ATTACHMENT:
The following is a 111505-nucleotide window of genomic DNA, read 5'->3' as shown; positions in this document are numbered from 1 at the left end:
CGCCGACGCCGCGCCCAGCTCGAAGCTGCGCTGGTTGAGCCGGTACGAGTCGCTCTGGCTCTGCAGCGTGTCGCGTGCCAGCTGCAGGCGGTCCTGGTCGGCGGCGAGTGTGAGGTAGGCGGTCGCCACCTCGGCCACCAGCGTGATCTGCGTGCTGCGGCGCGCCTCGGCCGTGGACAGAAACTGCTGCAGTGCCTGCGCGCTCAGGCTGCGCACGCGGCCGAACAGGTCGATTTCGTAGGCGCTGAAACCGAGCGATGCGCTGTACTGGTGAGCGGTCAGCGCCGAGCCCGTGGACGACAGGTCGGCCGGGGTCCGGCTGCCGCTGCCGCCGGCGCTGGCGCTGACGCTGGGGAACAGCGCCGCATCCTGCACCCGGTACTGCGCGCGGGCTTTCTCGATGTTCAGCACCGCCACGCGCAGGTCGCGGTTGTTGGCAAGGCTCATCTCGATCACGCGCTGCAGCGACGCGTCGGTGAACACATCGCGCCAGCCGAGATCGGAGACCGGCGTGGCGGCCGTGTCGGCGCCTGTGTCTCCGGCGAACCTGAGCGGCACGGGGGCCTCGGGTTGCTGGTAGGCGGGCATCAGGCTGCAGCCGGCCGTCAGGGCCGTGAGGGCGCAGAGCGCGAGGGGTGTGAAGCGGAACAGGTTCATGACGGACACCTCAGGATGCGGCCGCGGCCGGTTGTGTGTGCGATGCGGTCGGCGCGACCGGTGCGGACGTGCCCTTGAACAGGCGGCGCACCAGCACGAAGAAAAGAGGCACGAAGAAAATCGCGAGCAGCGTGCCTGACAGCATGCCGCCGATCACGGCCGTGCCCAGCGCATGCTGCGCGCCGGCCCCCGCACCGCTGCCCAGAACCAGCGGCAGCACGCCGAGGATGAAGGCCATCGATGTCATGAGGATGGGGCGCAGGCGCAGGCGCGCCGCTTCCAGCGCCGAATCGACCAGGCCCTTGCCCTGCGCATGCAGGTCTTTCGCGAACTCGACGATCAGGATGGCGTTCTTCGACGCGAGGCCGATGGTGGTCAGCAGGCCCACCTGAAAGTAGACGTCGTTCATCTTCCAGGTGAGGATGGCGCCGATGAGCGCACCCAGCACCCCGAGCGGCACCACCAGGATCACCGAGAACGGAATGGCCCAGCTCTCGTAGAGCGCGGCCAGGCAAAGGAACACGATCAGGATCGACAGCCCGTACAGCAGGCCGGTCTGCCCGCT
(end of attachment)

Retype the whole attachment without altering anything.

The following is a 111505-nucleotide window of genomic DNA, read 5'->3' as shown; positions in this document are numbered from 1 at the left end:
CGCCGACGCCGCGCCCAGCTCGAAGCTGCGCTGGTTGAGCCGGTACGAGTCGCTCTGGCTCTGCAGCGTGTCGCGTGCCAGCTGCAGGCGGTCCTGGTCGGCGGCGAGTGTGAGGTAGGCGGTCGCCACCTCGGCCACCAGCGTGATCTGCGTGCTGCGGCGCGCCTCGGCCGTGGACAGAAACTGCTGCAGTGCCTGCGCGCTCAGGCTGCGCACGCGGCCGAACAGGTCGATTTCGTAGGCGCTGAAACCGAGCGATGCGCTGTACTGGTGAGCGGTCAGCGCCGAGCCCGTGGACGACAGGTCGGCCGGGGTCCGGCTGCCGCTGCCGCCGGCGCTGGCGCTGACGCTGGGGAACAGCGCCGCATCCTGCACCCGGTACTGCGCGCGGGCTTTCTCGATGTTCAGCACCGCCACGCGCAGGTCGCGGTTGTTGGCAAGGCTCATCTCGATCACGCGCTGCAGCGACGCGTCGGTGAACACATCGCGCCAGCCGAGATCGGAGACCGGCGTGGCGGCCGTGTCGGCGCCTGTGTCTCCGGCGAACCTGAGCGGCACGGGGGCCTCGGGTTGCTGGTAGGCGGGCATCAGGCTGCAGCCGGCCGTCAGGGCCGTGAGGGCGCAGAGCGCGAGGGGTGTGAAGCGGAACAGGTTCATGACGGACACCTCAGGATGCGGCCGCGGCCGGTTGTGTGTGCGATGCGGTCGGCGCGACCGGTGCGGACGTGCCCTTGAACAGGCGGCGCACCAGCACGAAGAAAAGAGGCACGAAGAAAATCGCGAGCAGCGTGCCTGACAGCATGCCGCCGATCACGGCCGTGCCCAGCGCATGCTGCGCGCCGGCCCCCGCACCGCTGCCCAGAACCAGCGGCAGCACGCCGAGGATGAAGGCCATCGATGTCATGAGGATGGGGCGCAGGCGCAGGCGCGCCGCTTCCAGCGCCGAATCGACCAGGCCCTTGCCCTGCGCATGCAGGTCTTTCGCGAACTCGACGATCAGGATGGCGTTCTTCGACGCGAGGCCGATGGTGGTCAGCAGGCCCACCTGAAAGTAGACGTCGTTCATCTTCCAGGTGAGGATGGCGCCGATGAGCGCACCCAGCACCCCGAGCGGCACCACCAGGATCACCGAGAACGGAATGGCCCAGCTCTCGTAGAGCGCGGCCAGGCAAAGGAACACGATCAGGATCGACAGCCCGTACAGCAGGCCGGTCTGCCCGCT